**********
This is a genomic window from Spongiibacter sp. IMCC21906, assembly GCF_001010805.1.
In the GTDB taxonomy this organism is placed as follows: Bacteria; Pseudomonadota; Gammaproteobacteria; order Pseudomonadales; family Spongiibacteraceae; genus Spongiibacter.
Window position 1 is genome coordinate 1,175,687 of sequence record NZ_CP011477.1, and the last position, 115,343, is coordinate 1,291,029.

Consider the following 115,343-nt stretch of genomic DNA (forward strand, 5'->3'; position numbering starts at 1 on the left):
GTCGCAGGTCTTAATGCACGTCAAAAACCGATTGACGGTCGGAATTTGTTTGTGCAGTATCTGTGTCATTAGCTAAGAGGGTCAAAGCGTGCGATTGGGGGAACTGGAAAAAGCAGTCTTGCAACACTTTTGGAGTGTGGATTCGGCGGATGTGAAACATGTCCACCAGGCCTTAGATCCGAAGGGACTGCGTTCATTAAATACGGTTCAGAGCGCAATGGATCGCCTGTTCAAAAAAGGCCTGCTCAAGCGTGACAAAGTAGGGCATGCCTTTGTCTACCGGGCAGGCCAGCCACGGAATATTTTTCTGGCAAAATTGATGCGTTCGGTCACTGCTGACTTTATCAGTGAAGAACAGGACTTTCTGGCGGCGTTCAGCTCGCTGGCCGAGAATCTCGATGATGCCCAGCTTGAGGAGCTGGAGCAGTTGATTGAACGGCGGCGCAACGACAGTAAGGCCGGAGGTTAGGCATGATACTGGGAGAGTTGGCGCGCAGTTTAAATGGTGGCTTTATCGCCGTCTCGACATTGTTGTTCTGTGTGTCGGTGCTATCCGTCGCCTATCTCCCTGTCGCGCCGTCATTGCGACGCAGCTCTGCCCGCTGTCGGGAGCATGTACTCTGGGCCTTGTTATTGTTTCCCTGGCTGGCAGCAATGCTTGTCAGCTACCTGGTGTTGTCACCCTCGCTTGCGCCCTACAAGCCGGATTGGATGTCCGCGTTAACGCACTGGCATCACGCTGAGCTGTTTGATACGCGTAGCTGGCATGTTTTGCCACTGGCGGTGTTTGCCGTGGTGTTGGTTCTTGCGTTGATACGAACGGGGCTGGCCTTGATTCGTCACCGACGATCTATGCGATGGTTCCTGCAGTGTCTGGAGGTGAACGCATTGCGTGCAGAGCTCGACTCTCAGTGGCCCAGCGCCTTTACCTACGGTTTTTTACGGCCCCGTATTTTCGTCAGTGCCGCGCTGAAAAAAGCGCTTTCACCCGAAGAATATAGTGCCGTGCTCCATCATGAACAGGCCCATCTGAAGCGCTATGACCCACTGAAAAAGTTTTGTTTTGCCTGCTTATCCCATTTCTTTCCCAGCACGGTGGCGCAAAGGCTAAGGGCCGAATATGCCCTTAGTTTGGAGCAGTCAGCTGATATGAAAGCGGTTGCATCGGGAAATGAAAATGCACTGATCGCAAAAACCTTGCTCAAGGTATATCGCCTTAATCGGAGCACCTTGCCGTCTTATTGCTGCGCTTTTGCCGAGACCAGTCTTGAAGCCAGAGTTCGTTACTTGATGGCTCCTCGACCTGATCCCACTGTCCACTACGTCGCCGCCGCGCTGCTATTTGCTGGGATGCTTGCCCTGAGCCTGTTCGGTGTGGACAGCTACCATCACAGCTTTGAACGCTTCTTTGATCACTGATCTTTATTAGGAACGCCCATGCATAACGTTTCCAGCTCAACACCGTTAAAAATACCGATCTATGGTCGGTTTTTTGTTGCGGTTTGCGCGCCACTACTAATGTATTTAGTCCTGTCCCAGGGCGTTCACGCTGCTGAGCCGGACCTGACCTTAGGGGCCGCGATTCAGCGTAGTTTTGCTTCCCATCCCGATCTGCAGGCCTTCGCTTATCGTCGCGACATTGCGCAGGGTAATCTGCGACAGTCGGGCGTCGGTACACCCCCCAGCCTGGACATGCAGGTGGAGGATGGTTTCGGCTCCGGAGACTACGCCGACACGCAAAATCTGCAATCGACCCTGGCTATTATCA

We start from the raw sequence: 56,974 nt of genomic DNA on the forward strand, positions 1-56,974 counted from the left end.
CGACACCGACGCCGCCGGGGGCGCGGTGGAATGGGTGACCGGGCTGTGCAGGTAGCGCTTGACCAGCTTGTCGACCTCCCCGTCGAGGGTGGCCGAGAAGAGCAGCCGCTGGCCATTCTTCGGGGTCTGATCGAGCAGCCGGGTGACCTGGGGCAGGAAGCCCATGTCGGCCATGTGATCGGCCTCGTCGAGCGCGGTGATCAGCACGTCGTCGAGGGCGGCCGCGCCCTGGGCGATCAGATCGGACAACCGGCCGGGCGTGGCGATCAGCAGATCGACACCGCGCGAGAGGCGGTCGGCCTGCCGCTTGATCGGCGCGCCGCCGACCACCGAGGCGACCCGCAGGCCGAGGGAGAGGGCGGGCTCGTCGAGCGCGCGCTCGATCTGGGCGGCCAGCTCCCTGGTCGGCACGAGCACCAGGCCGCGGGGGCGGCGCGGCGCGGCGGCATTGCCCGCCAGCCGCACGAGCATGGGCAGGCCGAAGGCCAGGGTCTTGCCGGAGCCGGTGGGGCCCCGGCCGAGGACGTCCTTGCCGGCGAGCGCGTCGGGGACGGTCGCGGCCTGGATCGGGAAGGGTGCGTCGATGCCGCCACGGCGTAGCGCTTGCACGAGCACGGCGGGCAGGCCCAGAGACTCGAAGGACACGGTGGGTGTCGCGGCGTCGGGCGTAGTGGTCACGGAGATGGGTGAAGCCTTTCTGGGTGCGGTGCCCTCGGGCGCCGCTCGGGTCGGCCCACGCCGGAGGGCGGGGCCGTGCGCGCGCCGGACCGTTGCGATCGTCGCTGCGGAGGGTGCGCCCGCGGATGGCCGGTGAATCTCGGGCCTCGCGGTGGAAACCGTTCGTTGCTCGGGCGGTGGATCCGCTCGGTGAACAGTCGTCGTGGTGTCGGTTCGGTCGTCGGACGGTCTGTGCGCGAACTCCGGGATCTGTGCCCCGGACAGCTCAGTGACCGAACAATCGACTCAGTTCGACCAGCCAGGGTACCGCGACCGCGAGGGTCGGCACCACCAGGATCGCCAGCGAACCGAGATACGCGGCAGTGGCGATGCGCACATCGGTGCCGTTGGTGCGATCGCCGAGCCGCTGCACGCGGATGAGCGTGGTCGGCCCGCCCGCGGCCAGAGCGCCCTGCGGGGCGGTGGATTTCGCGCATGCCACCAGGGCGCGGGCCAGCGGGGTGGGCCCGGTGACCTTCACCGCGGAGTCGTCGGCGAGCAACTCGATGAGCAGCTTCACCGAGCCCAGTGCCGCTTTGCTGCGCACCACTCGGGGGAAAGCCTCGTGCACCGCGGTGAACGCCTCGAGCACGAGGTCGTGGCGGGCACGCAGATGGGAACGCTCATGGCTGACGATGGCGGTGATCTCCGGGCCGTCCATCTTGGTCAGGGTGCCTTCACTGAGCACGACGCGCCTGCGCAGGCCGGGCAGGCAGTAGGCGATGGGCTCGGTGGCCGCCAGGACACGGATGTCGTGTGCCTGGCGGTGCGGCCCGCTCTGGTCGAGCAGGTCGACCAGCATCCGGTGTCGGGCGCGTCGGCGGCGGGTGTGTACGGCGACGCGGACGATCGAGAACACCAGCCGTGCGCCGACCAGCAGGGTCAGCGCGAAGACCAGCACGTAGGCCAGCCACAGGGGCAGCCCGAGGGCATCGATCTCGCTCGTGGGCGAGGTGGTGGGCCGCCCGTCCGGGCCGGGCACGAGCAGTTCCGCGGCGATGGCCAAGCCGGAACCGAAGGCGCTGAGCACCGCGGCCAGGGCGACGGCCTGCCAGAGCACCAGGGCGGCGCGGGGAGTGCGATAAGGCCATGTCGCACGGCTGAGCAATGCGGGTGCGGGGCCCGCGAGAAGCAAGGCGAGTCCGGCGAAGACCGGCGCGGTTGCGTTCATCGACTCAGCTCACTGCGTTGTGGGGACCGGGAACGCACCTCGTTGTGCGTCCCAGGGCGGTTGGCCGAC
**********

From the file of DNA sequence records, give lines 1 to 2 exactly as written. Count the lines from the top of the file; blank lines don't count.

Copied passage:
This is a genomic window from Spongiibacter sp. IMCC21906, assembly GCF_001010805.1.
In the GTDB taxonomy this organism is placed as follows: Bacteria; Pseudomonadota; Gammaproteobacteria; order Pseudomonadales; family Spongiibacteraceae; genus Spongiibacter.